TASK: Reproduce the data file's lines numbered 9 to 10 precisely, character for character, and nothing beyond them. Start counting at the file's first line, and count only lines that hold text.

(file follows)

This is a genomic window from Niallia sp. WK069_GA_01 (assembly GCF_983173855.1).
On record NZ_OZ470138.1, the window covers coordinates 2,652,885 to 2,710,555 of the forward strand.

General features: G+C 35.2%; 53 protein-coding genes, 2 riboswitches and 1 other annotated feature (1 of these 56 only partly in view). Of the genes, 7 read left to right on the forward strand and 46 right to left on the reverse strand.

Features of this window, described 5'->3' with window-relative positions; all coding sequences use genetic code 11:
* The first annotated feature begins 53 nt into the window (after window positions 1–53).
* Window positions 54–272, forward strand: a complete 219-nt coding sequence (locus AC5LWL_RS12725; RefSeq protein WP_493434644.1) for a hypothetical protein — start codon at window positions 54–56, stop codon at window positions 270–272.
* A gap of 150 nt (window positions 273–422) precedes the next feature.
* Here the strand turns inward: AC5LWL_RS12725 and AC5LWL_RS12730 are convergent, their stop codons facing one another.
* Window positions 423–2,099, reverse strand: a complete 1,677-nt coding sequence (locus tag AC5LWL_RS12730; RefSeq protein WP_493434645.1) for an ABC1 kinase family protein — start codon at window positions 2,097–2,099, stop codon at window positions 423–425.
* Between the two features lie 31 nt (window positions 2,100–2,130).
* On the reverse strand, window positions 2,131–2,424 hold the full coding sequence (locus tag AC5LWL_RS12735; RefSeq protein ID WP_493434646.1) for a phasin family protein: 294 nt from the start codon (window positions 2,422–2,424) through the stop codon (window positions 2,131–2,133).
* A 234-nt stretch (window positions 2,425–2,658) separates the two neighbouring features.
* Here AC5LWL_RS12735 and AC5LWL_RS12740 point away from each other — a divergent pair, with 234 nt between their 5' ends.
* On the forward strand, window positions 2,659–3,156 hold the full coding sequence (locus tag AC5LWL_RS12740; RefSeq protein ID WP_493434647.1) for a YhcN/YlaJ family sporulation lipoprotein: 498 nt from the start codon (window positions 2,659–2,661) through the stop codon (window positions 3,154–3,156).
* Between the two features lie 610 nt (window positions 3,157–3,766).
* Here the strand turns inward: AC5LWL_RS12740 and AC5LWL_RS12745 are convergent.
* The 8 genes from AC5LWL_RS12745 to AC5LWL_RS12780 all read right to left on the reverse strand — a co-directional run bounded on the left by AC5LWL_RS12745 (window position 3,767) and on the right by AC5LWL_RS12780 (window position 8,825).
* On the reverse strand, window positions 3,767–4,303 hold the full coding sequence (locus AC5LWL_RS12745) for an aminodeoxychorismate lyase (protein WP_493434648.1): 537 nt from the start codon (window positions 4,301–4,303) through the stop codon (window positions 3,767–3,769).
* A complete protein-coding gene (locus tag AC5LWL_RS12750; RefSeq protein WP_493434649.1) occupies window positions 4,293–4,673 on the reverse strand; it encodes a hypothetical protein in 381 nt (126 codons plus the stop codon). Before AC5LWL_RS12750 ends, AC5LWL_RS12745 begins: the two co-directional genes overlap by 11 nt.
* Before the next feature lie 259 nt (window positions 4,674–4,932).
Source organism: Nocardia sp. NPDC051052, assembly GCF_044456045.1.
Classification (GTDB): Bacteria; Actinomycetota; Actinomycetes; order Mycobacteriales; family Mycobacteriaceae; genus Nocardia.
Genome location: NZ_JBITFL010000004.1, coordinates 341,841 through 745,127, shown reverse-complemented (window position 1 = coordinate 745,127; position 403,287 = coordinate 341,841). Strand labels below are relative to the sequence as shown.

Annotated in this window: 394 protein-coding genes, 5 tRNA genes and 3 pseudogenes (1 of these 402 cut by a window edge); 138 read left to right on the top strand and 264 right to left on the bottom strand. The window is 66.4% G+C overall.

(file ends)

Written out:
* Window positions 423–2,099, reverse strand: a complete 1,677-nt coding sequence (locus tag AC5LWL_RS12730; RefSeq protein WP_493434645.1) for an ABC1 kinase family protein — start codon at window positions 2,097–2,099, stop codon at window positions 423–425.
* Between the two features lie 31 nt (window positions 2,100–2,130).